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Protein interactions

Biomolecular interactions

Inside cells specific interactions between biomolecules are involved in almost any physiological process. Sensing extracellular signals is a matter of receptor to adapter interactions and an intricate network of structural protein interactions maintains the shape of the cell. Finding interactions between proteins involved in common cellular functions is a way to get a broader view of how they work co-operatively in a cell. One way to observe biomolecular interactions is by doing Forster Resonance Energy Transfer (FRET) measurements. In this article some examples of different interactions are given, with the link to the paper in question.

Protein-Protein Interactions

Signal transduction pathways inside cells involve the coupling of ligand-receptor interactions to many intracellular events. These events include phosphorylation by tyrosine kinases and/or serine/threonine kinases. Protein phosphorylation change enzyme activities and protein conformations. The eventual outcome is an alteration in cellular activity and changes in the program of genes expressed within the responding cells. Phosphorylation dynamics can be imaged by FRET, by labelling two proteins-, domains-, or phospho-epitopes that come in close proximity during a phosphorylation event.

Epidermal-Growth Factor Receptor (EGFR) phosphorylation with the eYFP-(acceptor)-labelled phosphotyrosine-binding domain and eCFP (donor)-tagged EGFR.Beta-secretase (BACE) phosphorylation with BACE-GFP (donor) transfected cells fixed and stained with phosphoserine-Cy3 (acceptor).

When the enzyme is labelled by one fluorophore of a FRET pair, and the substrate by the other, FRET is expected when the enzyme cleaves the substrate.

Presenilin 1 (PS1) is a critical component of the gamma-secretase complex. This complex is involved in the cleavage of several substrates, including the amyloid precursor protein (APP). By FLIM-FRET is shown that the low-density receptor-related protein (LRP) is a PS1 interactor and can compete with APP for gamma-secretase enzymatic activity.

Endosome fusion can also be imaged by FRET:

Fusion between primary endocytic vesicles and/ or sorting endosomes.

If you would like to know more about antibody fluorophores, like lifetime information of the Alexa dyes, please contact us.

Conformational Changes

When the N-terminus is tagged with the donor fluorophore and the C-terminus with the acceptor fluorophore (or vice versa), the conformational change of the macromolecule can be visualised by the occurrence of FRET. In the 'open' conformation no FRET will occur, while the 'closed' conformation will cause FRET. Different dyes bind to different regions in DNA and so FRET occurrence can give information on the condensation of DNA:

An example is the staining of nuclei with Hoechst, that binds to AT-rich regions and with 7-AAD (7-aminoactinomycin D) that binds to GC-rich regions. These stained nuclei give a non-homogenous FRET signal in total nuclei, hence an increased FRET efficiency is shown when the cell progresses from G1 to G2/M (condensed DNA formation) phase.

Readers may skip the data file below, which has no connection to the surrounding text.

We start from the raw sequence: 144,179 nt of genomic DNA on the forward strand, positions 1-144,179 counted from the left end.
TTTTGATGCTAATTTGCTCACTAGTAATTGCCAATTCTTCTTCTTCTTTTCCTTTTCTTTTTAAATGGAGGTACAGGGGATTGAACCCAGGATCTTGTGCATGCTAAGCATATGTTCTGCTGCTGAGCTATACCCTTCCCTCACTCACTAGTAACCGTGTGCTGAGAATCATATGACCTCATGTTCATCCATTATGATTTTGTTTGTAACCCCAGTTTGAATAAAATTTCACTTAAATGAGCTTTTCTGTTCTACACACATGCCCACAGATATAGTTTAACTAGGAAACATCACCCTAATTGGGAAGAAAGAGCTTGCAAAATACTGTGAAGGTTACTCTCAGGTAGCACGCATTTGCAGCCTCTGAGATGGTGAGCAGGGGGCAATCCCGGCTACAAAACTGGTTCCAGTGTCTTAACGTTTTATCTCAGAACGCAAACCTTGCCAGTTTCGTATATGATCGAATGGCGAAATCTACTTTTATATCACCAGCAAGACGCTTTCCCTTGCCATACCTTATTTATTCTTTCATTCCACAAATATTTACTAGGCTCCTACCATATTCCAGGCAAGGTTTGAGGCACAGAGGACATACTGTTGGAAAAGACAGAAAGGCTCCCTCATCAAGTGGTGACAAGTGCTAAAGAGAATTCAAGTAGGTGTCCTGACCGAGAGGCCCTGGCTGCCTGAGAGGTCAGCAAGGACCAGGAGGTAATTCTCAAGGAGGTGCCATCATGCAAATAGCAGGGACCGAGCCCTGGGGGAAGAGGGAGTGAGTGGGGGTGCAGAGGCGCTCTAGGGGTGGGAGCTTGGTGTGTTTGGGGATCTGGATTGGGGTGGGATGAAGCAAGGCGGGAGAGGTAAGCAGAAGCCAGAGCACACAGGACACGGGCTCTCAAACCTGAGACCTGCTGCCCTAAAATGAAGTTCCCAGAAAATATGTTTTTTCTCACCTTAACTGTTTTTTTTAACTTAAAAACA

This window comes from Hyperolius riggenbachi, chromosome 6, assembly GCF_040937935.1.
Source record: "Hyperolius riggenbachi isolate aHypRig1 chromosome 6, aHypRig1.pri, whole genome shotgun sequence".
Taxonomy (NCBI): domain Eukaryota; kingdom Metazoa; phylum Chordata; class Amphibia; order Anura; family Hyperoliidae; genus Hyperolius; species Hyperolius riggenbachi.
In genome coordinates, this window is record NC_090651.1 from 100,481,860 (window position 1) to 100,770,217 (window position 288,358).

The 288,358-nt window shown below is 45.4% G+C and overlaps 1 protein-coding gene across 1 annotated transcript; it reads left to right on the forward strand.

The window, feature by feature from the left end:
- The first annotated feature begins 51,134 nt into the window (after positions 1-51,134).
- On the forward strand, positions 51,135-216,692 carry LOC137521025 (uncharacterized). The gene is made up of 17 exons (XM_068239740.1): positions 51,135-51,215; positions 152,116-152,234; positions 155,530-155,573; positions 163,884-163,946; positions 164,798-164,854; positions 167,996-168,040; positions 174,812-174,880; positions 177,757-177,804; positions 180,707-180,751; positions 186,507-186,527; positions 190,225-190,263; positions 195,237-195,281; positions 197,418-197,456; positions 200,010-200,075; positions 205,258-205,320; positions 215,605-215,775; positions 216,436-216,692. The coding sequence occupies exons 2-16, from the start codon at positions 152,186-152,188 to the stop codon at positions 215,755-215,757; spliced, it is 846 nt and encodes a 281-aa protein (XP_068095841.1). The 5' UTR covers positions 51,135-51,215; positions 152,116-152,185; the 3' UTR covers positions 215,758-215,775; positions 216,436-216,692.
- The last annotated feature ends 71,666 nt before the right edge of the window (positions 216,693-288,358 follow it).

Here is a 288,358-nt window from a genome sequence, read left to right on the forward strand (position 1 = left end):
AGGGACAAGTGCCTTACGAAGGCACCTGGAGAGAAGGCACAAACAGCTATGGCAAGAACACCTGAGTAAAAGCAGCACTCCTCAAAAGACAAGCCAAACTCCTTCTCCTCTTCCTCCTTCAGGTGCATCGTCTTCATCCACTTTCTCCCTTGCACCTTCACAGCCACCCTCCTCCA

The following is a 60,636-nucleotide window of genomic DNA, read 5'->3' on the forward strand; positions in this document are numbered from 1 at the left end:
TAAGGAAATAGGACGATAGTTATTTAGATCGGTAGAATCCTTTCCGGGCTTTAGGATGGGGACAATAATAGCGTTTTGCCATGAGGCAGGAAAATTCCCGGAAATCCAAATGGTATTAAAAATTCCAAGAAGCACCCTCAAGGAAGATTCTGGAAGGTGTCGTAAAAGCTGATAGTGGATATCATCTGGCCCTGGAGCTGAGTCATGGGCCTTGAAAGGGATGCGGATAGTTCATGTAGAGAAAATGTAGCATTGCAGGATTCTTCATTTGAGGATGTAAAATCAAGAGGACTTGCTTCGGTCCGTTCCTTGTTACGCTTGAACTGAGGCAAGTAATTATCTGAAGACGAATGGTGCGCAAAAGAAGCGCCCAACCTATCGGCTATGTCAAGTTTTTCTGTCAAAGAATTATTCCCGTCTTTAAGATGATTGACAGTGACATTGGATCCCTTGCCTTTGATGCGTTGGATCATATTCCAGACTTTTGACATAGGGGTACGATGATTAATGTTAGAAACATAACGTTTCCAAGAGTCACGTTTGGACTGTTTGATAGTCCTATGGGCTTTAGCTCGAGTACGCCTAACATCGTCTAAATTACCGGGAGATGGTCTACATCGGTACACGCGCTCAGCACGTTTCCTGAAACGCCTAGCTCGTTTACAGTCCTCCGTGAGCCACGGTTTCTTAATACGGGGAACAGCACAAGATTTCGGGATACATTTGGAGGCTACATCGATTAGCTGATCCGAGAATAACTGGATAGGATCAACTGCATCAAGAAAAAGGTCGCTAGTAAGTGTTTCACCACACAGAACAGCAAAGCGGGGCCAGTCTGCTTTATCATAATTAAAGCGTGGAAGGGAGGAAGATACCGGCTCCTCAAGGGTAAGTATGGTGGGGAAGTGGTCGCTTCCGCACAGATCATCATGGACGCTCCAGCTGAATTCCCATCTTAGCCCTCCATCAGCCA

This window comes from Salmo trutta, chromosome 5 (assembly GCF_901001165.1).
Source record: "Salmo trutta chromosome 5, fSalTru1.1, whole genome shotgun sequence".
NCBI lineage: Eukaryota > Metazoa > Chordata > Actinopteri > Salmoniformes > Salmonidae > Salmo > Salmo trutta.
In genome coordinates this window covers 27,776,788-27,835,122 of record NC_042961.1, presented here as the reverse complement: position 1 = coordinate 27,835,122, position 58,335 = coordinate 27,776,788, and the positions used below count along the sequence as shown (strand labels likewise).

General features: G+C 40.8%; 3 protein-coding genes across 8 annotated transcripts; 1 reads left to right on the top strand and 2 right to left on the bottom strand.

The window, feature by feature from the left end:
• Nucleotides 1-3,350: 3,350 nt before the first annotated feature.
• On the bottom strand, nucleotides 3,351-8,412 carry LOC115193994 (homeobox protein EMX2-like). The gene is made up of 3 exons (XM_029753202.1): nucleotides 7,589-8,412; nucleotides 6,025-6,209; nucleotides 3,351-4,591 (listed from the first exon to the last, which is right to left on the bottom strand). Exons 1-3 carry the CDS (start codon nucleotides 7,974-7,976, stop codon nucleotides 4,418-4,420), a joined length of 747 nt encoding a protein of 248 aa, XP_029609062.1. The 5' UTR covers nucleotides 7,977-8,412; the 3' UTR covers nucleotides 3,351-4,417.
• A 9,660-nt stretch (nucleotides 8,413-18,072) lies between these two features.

Oligomerization kinetics is used to reveal the composition of macromolecules, and can be observed by FRET:

Conformation of leptin receptors expressed in the cell membrane.

Lipid-protein interactions

Interactions between lipids and proteins can be visualised by FRET by incorporation of fluorescent lipids in the membrane and fluorescence-tagged peripheral membrane proteins.

Forster Resonance Energy Transfer

Forster Resonance Energy Transfer (FRET) is the non-radiative transfer of energy from a molecule in the excited state (donor) to a molecule in the ground state (acceptor). A fluorescent donor molecule can return to the ground state by losing its energy through emission of a photon (fluorescence), or by transferring its energy to a nearby (1 - 9nm) acceptor molecule (FRET). Compared to a molecule that exhibits no FRET, the donor has more options to lose its energy. Therefore, it returns faster to the ground state, which decreases its lifetime.

FRET is a useful tool to quantify molecular dynamics like interactions of two fluorophores by microscopy. The proteins under investigation are labelled with donor fluorophores or acceptor fluorophores. Interaction between the two fluorophores is accompanied by direct energy transfer from donor to acceptor (FRET). When FRET occurs, it means that the two proteins of interest are in such close proximity that they can interact with each other.

During FRET, a quantum of energy is transferred from a donor fluorophore to an acceptor fluorophore in a nonradiative process. So, in case of no FRET, the donor fluorophore is excited and emits photons. The acceptor fluorophore does not emit photons, because it is not excited. In case of FRET, the donor fluorophore is excited, but in stead of emitting all its energy as photons, it transfers some of its energy to the acceptor fluorophore that becomes excited and emits light.